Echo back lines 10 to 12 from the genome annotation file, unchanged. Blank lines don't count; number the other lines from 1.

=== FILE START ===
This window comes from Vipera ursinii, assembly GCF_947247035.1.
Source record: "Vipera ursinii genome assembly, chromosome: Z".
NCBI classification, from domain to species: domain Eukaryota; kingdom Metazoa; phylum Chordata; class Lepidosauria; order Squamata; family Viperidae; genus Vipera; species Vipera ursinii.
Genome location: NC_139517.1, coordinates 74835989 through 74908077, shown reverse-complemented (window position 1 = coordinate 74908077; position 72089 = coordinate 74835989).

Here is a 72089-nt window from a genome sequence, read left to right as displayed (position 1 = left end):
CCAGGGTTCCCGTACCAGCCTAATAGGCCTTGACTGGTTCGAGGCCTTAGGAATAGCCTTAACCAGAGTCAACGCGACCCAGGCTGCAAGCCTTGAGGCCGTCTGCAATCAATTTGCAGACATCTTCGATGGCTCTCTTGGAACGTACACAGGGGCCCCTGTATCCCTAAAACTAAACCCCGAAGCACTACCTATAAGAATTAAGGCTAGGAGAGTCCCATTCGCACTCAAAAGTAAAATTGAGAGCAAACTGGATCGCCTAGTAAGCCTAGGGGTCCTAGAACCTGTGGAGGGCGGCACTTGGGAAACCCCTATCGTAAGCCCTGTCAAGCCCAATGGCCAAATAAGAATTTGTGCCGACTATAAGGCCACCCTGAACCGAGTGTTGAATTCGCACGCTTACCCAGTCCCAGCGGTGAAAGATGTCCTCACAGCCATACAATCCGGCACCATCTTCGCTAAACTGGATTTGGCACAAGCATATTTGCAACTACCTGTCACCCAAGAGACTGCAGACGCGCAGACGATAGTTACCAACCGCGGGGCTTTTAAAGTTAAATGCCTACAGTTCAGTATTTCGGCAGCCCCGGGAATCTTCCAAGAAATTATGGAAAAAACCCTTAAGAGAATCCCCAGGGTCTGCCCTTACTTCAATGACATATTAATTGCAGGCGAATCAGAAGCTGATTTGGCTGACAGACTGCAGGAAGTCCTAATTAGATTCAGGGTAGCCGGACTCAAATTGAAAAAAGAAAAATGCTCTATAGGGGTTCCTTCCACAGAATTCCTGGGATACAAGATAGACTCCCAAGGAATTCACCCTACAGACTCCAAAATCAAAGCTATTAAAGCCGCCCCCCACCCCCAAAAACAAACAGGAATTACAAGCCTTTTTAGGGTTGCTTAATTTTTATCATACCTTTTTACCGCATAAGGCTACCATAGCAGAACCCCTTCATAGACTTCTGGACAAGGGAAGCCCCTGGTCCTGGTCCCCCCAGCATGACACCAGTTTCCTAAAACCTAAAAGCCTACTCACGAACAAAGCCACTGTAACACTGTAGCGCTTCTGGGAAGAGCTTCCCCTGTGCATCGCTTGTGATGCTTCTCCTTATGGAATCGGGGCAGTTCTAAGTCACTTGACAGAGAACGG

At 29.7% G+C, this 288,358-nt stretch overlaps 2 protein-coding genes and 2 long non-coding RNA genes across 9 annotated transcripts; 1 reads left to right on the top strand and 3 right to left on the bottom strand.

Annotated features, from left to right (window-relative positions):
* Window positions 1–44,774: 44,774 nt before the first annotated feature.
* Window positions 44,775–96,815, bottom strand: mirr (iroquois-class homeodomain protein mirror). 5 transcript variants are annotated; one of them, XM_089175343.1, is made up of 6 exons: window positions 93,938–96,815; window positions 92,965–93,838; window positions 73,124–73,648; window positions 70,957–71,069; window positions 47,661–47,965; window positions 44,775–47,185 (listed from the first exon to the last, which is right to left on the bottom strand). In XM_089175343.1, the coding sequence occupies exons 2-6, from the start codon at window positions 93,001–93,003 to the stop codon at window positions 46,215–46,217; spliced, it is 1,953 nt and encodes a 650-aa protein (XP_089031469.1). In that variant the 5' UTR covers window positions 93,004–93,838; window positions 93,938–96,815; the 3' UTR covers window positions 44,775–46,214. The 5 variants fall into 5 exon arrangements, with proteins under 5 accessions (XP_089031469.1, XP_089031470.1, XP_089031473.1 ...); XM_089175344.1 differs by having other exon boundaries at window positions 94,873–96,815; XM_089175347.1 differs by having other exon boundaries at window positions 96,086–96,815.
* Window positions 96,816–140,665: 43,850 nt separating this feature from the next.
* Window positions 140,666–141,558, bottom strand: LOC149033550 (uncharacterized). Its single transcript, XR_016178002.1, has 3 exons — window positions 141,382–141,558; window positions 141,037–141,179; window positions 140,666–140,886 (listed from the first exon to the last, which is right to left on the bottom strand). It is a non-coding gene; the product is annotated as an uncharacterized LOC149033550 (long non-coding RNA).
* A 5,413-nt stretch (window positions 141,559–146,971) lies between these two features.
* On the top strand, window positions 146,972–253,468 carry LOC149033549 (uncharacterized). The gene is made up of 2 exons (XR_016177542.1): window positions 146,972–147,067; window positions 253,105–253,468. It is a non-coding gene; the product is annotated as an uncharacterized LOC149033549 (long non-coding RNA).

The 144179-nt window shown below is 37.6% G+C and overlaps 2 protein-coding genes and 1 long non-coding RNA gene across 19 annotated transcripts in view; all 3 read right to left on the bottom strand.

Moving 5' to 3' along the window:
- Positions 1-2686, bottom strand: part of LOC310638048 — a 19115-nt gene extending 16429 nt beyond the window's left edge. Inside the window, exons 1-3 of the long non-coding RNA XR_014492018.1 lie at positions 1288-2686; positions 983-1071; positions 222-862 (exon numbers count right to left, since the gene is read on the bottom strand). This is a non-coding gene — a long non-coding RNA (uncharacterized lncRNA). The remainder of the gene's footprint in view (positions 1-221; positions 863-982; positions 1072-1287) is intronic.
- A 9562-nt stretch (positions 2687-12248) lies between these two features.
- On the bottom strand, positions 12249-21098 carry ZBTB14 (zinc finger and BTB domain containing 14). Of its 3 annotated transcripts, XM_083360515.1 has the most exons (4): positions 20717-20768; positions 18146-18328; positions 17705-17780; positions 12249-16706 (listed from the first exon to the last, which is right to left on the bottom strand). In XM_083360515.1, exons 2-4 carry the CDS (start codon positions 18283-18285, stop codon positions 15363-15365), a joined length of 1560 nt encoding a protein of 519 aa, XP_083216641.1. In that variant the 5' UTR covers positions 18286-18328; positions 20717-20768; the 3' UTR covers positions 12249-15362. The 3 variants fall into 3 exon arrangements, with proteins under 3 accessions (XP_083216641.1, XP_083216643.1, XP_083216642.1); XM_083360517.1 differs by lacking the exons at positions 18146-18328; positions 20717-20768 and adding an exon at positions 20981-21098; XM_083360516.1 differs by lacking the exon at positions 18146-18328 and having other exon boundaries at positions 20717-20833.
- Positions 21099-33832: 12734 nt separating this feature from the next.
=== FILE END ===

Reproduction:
* Window positions 44,775–96,815, bottom strand: mirr (iroquois-class homeodomain protein mirror). 5 transcript variants are annotated; one of them, XM_089175343.1, is made up of 6 exons: window positions 93,938–96,815; window positions 92,965–93,838; window positions 73,124–73,648; window positions 70,957–71,069; window positions 47,661–47,965; window positions 44,775–47,185 (listed from the first exon to the last, which is right to left on the bottom strand). In XM_089175343.1, the coding sequence occupies exons 2-6, from the start codon at window positions 93,001–93,003 to the stop codon at window positions 46,215–46,217; spliced, it is 1,953 nt and encodes a 650-aa protein (XP_089031469.1). In that variant the 5' UTR covers window positions 93,004–93,838; window positions 93,938–96,815; the 3' UTR covers window positions 44,775–46,214. The 5 variants fall into 5 exon arrangements, with proteins under 5 accessions (XP_089031469.1, XP_089031470.1, XP_089031473.1 ...); XM_089175344.1 differs by having other exon boundaries at window positions 94,873–96,815; XM_089175347.1 differs by having other exon boundaries at window positions 96,086–96,815.
* Window positions 96,816–140,665: 43,850 nt separating this feature from the next.
* Window positions 140,666–141,558, bottom strand: LOC149033550 (uncharacterized). Its single transcript, XR_016178002.1, has 3 exons — window positions 141,382–141,558; window positions 141,037–141,179; window positions 140,666–140,886 (listed from the first exon to the last, which is right to left on the bottom strand). It is a non-coding gene; the product is annotated as an uncharacterized LOC149033550 (long non-coding RNA).